Google Voice Emerging as iPhone Challenger
TechCrunch blogger Michael Arrington ignited some controversy recently when he said that he's ditching his iPhone for Google Voice, a VOIP solution from Google. A single Google Voice number can be added to every user's phones, making it possible for them to receive a call on all their handsets, rather than a single line. Domestic phone calls placed through Google Voice are free. Text messaging is free.
Google Voice also features voicemail technology and the ability to
transcript calls on the fly. It's a full-featured product that's
currently available, by invite-only, on the Web, Android-based devices
and BlackBerry smartphones.
Admittedly, there are limitations to Google Voice. Google requires
users to buy a Google Voice phone number. Since that would require most
organizations to gives clients a new number, it might turn some
companies off to Google Voice. That said, numerous news outlets have reported that phone number portability is on its way. Soon, numbers currently in use on landlines or mobile phones will work with Google Voice.
Google Voice is also criticized for not displaying a Google Voice number on recipient phones. When calls are placed, the recipient sees the number of the device the person is calling from, rather than the person's Google Voice number. Google has addressed that issue. Many of the apps currently available on smartphones providing Google Voice support display the user's Google Voice number on outbound calls.
Perhaps the biggest obstacle facing Google Voice is that it's not available for the iPhone. The Google Voice iPhone app was rejected by Apple, which said its features were too similar to those already offered on the iPhone. That leaves millions of people without a Google Voice option. And it prompted many bloggers (including Arrington) to speak out against it.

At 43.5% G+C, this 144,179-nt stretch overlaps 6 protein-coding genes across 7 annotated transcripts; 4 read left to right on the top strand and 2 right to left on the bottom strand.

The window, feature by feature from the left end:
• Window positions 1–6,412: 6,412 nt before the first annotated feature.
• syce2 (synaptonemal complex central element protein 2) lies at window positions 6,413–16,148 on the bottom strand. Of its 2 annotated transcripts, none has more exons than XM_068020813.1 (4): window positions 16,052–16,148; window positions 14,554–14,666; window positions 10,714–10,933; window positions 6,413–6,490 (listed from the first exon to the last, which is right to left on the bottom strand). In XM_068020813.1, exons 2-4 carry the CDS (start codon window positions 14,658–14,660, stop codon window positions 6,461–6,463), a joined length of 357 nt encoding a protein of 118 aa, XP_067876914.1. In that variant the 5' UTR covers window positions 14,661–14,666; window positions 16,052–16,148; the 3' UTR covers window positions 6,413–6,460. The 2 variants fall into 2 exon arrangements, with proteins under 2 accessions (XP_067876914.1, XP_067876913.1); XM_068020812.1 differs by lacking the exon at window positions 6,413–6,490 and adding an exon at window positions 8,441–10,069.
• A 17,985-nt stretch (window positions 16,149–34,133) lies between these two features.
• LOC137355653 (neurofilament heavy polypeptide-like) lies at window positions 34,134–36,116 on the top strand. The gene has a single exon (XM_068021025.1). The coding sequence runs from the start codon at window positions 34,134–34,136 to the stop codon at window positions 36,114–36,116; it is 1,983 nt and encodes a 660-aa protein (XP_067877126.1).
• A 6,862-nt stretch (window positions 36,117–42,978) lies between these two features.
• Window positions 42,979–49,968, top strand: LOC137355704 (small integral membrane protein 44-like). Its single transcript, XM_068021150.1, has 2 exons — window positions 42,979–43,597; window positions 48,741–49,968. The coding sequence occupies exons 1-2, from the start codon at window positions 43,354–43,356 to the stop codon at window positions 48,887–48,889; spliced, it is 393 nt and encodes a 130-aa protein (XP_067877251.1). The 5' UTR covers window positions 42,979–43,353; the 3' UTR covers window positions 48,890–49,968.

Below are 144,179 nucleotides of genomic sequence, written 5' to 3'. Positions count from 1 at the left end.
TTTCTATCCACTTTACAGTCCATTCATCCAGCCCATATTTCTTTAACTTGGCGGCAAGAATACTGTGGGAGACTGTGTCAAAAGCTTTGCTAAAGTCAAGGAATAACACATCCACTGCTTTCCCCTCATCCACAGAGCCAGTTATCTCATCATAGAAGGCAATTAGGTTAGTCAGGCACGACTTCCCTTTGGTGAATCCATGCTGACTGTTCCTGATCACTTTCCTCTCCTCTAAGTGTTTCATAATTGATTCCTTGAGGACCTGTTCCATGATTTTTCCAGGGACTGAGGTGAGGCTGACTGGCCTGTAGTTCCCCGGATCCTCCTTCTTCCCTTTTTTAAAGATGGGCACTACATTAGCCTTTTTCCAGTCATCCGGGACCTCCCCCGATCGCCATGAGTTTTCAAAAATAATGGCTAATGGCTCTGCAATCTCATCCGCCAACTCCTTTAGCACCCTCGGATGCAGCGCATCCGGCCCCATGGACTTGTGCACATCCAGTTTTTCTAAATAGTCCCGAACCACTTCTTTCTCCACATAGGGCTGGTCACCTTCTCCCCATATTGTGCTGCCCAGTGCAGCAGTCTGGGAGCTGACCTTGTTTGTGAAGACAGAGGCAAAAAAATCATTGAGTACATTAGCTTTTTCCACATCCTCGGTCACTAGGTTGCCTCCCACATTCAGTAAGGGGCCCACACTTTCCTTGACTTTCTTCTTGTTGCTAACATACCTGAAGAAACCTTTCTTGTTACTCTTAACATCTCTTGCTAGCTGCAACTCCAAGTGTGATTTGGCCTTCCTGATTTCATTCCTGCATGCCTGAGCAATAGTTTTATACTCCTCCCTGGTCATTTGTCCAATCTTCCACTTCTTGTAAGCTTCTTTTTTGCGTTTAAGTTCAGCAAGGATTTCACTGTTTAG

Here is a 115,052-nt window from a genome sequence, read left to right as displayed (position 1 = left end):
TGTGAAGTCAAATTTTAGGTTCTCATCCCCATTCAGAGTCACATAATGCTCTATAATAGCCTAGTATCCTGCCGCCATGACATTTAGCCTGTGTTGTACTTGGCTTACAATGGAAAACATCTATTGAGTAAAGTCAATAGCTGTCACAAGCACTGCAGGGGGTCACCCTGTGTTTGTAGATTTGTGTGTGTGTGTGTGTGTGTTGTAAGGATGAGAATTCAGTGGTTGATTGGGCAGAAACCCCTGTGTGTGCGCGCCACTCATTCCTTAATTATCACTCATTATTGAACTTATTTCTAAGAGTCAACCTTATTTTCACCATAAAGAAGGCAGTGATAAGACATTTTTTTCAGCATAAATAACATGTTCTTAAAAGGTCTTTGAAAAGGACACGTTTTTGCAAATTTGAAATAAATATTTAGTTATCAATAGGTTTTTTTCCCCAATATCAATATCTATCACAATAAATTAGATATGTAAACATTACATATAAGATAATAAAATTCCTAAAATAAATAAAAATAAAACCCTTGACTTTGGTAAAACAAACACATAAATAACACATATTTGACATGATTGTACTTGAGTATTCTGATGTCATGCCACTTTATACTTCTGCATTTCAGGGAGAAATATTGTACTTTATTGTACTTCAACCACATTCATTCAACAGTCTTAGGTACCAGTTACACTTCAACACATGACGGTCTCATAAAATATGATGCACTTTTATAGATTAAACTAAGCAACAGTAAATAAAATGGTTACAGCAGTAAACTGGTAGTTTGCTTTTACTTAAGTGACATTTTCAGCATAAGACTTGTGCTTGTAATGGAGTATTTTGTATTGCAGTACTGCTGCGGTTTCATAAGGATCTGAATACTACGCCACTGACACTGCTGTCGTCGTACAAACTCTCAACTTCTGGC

As they spoke out, I quietly wondered if Google Voice is another option for the enterprise. Can it be the iPhone killer to beat them all?
Security and options
In a recent report from Black Hat, a popular hacker convention, Dr. Charlie Miller, a security expert, unveiled an expolit that could impact iPhone users. According to Miller, a simple SMS message could open a hole in the iPhone, providing malicious hackers with the opportunity to upload files, download code or create pivot attacks. It's a real concern. And for the security-conscious enterprise, it could make some companies think twice about the iPhone.
Realizing that, it's possible that those companies might turn to Google Voice instead. Calls are free, it can be downloaded onto smartphones already in-use by the company, and it can be used to ring phones at the office, at home or while on-the-go. It could signficantly reduce the number of missed calls and thus, missed business opportunities.
Google Voice also gives users the option to pick the product of their choosing. Since companies often enter into long-term contracts with carriers, they tend to stick with that carrier and the phones it offers. Whether they're working with Sprint, Verizon Wireless, T-Mobile or even AT&T, organizations can install Google Voice on employee BlackBerry smartphones or Android-based devices. That's a powerful option, especially considering the BlackBerry's standing in the enterprise.
More than meets the eye
But Google Voice goes beyond the basics. It provides company employees with far more options than what's available to them now with the BlackBerry, T-Mobile G1 or even the iPhone.
Google Voice allows users to block individual callers. They can also decide which phones should ring when certain people call. So, if an important client is calling, maybe every phone that the employee uses will ring. But if a client that isn't so important calls, maybe it only rings at the office. For those in sales, Google Voice allows users to create individual greetings for different callers. A personalized message might mean the difference between getting the clients business and not. It's a simple feature, but it provides value to an operation.
Google Voice has a variety of other compelling features. From the ability to listen to people recording a voicemail message to having the option to view calls and voicemails from a Web Inbox, it's an extremely compelling service that's getting better by the day.
And if Google follows through on porting numbers to Google Voice, it could easily become a fine alternative to phone services that companies currently employ. It might not be perfect for the enterprise now, but with some minor improvements, it could be.
Apple might want to watch out.